Saudi embassy in Tehran set on fire and trashed by angry protesters in Iran following Nimr al-Nimr’s execution
A furious mob of Iranian protesters petrol bombed Saudi Arabia’s embassy in Tehran late last night after the kingdom executed 47 prisoners, including a top Shiite cleric, sparking fears of sectarian violence.
Enraged demonstrators stormed and set fire to the embassy after Saudi Arabia – which has a seat on the United Nations Human Rights Council – caused outrage across the Middle East and around the world with the execution of Sheikh Nimr al-Nimr.
The Iranian Revolutionary Guard promised ‘harsh revenge’ against the Saudis and former Iraqi Prime Minister Nouri Al-Maliki warned that the executions would ‘topple the Saudi regime’. Shiite leaders in Iran, Iraq and Lebanon fiercely condemned the killings.
Meanwhile US and European officials criticized Saudi Arabia for the executions which risk ‘exacerbating sectarian tensions’.
al-Nimr was a driving force behind the protests that broke out in 2011 in the east of Sunni-ruled Saudi Arabia, where the Shiite minority complains of marginalisation. He was condemned as a terrorist by Saudi Arabia and executed alongside 47 other people convicted of ‘terrorism’ yesterday.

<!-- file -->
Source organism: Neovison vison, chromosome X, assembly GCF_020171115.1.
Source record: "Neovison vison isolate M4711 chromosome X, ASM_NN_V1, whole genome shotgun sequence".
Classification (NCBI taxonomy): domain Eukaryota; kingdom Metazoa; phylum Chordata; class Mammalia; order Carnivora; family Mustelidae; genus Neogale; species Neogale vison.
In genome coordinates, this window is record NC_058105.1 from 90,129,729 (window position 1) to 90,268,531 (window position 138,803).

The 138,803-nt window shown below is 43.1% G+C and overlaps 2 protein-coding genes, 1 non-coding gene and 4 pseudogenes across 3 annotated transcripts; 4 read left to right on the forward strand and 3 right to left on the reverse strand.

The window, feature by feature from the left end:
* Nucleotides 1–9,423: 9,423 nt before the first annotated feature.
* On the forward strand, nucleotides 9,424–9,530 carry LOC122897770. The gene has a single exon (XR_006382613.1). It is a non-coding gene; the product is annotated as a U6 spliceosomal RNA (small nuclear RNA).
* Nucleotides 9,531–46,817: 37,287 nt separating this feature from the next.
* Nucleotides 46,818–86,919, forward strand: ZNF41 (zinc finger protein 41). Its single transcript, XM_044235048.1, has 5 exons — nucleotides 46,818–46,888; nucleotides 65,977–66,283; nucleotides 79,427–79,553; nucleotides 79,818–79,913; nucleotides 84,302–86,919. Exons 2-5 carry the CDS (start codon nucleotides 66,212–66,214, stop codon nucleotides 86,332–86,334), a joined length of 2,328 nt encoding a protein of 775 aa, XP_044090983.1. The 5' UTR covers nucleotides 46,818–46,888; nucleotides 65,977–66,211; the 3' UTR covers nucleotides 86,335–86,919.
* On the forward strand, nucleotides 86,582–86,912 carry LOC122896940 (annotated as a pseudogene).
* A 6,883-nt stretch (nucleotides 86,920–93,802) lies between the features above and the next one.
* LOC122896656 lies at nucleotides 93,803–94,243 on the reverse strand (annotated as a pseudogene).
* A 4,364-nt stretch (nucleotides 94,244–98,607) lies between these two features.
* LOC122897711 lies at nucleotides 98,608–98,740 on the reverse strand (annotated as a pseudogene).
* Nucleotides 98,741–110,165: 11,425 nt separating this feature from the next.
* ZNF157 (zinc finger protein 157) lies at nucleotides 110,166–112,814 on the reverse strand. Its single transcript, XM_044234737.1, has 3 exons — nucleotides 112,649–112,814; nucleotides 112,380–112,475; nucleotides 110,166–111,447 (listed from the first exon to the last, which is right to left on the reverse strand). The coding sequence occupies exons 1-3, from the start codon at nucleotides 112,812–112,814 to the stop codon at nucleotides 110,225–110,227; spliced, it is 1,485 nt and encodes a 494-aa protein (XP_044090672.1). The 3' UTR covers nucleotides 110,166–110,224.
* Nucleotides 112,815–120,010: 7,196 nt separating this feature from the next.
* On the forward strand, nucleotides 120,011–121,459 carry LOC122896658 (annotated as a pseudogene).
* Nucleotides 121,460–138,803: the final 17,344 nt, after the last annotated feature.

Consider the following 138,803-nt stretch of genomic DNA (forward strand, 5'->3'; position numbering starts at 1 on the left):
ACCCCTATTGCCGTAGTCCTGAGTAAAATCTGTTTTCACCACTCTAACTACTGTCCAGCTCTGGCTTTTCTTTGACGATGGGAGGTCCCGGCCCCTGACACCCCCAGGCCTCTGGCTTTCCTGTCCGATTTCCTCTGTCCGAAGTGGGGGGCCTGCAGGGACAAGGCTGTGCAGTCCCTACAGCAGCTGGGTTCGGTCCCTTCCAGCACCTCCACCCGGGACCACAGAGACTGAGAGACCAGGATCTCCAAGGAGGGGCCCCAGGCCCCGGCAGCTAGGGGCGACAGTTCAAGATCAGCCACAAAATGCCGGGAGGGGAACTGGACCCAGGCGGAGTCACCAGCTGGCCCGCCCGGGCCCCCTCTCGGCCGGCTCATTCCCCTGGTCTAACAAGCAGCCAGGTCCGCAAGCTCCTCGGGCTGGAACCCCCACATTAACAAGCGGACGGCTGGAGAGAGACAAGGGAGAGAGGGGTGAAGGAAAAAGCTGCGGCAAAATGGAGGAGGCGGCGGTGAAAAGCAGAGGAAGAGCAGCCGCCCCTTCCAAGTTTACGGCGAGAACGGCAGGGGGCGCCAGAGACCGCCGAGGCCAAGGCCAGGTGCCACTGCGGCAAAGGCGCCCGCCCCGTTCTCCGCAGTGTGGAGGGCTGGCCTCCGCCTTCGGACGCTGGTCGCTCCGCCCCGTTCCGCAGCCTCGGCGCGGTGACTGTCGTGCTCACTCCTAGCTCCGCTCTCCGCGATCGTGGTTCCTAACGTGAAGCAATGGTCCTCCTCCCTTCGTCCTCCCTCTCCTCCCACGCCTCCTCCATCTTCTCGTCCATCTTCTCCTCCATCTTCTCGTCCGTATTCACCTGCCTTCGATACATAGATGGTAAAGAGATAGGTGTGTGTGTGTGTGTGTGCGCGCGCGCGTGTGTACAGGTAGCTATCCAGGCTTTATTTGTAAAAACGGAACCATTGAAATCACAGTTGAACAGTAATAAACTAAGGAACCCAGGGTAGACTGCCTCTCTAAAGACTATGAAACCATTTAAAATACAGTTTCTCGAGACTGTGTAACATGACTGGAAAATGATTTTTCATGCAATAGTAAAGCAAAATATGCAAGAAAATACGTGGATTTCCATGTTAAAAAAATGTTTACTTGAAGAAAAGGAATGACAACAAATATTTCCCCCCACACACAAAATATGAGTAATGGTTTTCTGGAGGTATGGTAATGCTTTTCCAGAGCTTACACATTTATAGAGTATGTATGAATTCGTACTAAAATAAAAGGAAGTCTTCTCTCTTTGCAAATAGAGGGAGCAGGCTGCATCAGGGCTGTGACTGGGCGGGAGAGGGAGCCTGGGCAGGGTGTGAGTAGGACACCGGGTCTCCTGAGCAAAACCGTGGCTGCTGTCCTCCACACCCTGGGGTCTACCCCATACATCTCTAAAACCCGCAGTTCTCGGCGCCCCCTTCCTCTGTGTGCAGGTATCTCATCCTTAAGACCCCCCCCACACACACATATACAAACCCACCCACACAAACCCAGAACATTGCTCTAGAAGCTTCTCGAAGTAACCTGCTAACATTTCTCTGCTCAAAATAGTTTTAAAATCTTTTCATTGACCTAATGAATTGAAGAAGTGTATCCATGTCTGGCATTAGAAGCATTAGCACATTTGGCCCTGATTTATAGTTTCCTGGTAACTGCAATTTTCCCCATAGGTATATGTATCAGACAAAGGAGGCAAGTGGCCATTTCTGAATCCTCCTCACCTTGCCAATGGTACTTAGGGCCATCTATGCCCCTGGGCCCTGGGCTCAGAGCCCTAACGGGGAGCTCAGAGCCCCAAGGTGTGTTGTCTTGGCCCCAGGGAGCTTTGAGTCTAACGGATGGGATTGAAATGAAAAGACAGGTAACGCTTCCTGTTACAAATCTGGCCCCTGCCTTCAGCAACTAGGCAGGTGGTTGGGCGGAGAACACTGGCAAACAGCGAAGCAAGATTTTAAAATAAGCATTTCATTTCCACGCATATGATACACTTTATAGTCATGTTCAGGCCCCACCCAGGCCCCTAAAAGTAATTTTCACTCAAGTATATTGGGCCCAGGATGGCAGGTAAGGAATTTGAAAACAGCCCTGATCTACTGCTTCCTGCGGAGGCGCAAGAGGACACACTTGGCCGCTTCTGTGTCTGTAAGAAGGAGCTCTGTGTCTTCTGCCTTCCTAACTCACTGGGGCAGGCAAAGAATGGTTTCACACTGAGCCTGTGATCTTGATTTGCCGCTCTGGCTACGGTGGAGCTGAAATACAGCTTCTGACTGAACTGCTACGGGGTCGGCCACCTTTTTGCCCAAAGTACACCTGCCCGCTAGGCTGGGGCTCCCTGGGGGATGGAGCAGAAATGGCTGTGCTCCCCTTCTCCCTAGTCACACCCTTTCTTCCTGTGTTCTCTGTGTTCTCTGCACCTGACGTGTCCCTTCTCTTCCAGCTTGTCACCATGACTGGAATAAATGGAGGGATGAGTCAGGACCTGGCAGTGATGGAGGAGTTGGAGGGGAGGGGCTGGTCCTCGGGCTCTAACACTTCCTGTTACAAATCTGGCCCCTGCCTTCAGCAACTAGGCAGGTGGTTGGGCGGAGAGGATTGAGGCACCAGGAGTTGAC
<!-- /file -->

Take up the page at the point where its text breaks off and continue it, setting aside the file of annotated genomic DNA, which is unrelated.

None of the Saudi embassy staff were inside the building in Tehran as protesters broke in and trashed the offices. Photographs showed demonstrators damaging embassy property, including removing the national flag from the building. Iranian police have arrested a number of demonstrators.
Widespread demonstrations erupted in support for al-Nimr, with Shia Muslims from London to India condemning Saudi Arabia for executing the cleric.
Hundreds of Shi’ite Muslims marched through the Qatif district of Saudi Arabia’s Eastern Province in protest, which was closely watched by security forces with tensions also mounting on the streets of neighbouring Bahrain.
The Qatif protesters chanted ‘down with the Al Saud’, the name of the ruling Saudi royal family, leading to call in of dozens of Saudi military reinforcements being called into Qatif. Images have emerged on social media of a bus burning, reportedly in Qatif as the protests escalated last night.
Protesters in Bahrain were met with tear gas as they clashed with security forces in the suburbs while hundreds demonstrated in Iraq’s Shiite holy city of Karbala. In London, dozens of protesters gathered outside the Saudi embassy to express their anger about the executions.
Amnesty International UK’s Shane Enright said the death penalty was ‘unacceptable in all circumstances’ and it was particularly concerning that a number of ‘peaceful dissidents’ had been killed, including sheikh al-Nimr. source